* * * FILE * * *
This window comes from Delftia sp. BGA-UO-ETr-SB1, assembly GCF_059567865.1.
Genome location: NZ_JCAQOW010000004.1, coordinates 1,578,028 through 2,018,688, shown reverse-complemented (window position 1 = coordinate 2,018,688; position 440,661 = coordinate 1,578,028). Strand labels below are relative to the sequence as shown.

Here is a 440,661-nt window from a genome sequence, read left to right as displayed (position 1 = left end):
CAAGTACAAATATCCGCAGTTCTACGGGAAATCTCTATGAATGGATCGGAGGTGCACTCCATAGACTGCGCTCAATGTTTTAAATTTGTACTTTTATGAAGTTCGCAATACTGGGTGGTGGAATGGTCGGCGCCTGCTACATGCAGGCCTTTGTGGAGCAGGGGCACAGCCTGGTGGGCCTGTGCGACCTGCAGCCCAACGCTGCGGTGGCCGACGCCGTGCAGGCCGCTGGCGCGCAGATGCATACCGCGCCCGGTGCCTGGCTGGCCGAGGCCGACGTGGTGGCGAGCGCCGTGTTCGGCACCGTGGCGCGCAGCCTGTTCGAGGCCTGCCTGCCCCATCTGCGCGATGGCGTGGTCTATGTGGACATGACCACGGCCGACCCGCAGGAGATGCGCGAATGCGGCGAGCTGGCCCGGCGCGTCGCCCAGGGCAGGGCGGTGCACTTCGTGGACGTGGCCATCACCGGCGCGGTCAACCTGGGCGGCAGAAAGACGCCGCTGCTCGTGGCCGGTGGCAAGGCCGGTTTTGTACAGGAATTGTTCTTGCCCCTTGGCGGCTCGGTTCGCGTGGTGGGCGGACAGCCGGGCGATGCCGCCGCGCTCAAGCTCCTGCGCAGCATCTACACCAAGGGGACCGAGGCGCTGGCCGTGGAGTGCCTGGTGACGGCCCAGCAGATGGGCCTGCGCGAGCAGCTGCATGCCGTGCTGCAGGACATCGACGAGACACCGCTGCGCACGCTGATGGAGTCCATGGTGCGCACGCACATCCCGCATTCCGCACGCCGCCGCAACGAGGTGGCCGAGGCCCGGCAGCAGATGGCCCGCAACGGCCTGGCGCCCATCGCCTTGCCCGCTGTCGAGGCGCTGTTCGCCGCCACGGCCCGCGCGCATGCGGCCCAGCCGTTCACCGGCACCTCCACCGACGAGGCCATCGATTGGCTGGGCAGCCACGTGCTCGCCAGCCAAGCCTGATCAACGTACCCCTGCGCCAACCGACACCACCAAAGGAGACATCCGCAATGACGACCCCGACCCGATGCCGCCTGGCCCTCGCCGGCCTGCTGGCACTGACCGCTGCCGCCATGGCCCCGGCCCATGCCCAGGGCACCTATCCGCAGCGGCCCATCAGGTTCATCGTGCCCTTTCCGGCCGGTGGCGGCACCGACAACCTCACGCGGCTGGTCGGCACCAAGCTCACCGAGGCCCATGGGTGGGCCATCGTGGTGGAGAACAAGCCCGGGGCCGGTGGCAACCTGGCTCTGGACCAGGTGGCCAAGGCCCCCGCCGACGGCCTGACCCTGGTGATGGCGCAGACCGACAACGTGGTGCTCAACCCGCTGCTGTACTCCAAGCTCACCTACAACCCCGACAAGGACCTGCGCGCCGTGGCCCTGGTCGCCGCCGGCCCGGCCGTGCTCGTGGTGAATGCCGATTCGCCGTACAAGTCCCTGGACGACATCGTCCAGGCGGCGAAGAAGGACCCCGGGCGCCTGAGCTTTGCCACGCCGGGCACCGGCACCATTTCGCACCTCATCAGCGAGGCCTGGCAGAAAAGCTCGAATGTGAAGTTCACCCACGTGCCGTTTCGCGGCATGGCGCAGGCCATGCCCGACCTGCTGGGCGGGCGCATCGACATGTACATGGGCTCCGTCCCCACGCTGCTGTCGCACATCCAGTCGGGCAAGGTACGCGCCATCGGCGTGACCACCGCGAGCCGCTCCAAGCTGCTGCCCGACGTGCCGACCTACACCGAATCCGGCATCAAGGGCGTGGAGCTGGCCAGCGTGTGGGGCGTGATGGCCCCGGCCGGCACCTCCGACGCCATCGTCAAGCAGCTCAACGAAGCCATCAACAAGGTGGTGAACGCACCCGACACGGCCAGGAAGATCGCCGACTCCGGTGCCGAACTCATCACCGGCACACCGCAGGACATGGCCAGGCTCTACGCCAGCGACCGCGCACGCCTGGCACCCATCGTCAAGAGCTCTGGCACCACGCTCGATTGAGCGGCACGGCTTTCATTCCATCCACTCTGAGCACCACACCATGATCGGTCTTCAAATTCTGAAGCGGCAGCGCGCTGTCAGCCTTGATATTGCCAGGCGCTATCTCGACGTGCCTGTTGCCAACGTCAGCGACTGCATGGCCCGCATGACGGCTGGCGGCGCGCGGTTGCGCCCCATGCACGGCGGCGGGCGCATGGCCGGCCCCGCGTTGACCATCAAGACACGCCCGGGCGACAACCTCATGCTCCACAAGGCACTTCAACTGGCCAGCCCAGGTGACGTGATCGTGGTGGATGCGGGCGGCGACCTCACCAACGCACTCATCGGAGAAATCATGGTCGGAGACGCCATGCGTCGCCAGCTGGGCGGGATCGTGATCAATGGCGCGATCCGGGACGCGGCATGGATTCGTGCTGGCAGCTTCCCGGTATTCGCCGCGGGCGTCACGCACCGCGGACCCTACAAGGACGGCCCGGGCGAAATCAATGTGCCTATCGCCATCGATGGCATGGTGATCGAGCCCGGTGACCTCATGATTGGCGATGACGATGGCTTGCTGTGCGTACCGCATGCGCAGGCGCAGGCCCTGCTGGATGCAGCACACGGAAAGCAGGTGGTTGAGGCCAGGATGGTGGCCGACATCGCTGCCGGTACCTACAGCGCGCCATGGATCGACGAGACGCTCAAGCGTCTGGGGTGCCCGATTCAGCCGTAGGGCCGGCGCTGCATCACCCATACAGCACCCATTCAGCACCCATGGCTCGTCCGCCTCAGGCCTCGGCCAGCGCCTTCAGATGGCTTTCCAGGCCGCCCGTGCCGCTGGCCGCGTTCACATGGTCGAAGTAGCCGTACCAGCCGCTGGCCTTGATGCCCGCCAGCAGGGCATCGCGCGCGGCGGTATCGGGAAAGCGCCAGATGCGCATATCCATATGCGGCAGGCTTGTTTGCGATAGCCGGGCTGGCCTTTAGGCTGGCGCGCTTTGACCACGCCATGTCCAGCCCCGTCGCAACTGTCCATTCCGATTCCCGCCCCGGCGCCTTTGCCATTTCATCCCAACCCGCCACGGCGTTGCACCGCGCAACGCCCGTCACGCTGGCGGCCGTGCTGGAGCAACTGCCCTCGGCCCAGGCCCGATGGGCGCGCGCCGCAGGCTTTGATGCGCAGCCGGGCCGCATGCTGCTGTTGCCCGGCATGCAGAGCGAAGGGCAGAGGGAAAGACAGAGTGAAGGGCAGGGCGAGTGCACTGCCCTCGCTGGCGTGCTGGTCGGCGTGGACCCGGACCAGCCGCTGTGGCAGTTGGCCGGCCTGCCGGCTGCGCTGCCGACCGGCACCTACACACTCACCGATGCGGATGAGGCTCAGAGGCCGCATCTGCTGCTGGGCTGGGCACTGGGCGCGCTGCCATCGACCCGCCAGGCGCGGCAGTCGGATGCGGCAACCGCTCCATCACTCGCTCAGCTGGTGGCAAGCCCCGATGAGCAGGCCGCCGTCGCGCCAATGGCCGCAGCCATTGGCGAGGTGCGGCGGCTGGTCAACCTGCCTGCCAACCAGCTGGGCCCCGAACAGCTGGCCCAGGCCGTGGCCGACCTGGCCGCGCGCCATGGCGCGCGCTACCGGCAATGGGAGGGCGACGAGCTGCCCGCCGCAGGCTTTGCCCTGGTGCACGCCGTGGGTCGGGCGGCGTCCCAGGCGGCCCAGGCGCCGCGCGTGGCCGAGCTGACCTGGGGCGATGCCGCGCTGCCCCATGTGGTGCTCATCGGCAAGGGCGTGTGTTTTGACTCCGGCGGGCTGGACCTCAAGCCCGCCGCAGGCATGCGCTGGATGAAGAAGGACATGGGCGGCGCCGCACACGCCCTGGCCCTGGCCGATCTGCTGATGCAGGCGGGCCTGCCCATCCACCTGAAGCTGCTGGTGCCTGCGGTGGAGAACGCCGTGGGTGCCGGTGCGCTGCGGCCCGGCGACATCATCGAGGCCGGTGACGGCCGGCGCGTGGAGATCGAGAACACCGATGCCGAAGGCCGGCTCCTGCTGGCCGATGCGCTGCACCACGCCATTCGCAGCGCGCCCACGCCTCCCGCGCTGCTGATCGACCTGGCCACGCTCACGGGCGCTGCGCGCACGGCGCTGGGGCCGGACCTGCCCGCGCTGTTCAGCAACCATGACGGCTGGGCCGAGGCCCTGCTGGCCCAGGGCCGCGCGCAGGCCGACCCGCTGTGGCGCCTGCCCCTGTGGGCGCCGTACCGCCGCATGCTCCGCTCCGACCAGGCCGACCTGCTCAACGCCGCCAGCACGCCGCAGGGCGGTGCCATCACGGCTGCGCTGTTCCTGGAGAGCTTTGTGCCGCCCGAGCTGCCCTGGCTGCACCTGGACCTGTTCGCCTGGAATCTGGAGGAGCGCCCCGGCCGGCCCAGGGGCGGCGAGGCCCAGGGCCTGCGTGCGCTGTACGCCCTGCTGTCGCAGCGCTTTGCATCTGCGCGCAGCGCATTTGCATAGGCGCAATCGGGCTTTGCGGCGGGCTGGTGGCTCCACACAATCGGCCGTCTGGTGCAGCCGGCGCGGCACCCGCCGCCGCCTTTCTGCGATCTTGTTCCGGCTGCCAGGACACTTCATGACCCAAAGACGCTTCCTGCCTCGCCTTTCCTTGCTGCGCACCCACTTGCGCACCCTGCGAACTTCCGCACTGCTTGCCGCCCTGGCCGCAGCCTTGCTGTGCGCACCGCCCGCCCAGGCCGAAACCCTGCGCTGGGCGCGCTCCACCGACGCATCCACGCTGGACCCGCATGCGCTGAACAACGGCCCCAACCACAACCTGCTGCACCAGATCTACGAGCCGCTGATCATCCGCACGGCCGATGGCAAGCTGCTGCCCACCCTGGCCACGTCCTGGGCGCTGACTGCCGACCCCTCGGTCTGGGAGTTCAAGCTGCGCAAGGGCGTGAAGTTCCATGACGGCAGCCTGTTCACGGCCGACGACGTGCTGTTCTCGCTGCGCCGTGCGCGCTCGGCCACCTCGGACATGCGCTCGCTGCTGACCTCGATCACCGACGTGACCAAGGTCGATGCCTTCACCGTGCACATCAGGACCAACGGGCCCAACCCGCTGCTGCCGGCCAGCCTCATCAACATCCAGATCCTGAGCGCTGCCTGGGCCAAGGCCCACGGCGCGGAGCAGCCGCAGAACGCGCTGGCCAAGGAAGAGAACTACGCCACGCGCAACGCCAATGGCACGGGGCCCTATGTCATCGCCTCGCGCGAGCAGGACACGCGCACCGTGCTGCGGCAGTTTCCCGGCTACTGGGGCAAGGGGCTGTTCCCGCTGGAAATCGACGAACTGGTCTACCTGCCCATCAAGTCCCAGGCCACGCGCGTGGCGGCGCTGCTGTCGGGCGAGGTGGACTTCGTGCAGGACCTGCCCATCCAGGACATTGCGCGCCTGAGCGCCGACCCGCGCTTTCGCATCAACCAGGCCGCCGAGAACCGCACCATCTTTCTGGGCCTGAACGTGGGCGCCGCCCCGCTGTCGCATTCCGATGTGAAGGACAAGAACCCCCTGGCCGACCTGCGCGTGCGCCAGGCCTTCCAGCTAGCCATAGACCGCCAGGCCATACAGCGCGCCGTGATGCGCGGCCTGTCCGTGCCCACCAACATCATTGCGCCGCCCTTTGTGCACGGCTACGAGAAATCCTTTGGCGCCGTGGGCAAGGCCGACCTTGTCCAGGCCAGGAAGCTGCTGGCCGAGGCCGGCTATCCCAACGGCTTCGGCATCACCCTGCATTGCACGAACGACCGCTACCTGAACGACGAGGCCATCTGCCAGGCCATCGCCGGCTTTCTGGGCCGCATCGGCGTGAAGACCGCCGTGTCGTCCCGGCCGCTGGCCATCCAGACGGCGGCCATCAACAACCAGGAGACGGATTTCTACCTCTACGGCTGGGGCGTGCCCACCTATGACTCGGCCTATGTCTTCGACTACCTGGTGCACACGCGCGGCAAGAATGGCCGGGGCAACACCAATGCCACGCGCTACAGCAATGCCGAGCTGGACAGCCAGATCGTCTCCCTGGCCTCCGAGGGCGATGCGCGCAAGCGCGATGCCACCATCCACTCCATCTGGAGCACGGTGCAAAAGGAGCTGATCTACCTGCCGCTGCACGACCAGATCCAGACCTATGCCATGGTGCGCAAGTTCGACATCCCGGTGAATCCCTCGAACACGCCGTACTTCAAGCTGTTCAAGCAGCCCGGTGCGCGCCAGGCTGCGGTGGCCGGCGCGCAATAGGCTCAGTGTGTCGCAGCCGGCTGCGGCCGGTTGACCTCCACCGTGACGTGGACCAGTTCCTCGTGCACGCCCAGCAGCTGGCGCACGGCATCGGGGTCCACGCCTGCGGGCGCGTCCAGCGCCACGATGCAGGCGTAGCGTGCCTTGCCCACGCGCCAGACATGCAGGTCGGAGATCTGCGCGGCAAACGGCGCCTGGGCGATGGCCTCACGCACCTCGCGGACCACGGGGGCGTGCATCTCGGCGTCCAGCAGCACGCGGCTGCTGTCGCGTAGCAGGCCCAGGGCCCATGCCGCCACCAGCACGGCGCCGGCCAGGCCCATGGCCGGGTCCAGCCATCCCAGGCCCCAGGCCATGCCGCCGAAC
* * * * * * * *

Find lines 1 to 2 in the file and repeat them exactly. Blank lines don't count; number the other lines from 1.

This window comes from Delftia sp. BGA-UO-ETr-SB1, assembly GCF_059567865.1.
Genome location: NZ_JCAQOW010000004.1, coordinates 1,578,028 through 2,018,688, shown reverse-complemented (window position 1 = coordinate 2,018,688; position 440,661 = coordinate 1,578,028). Strand labels below are relative to the sequence as shown.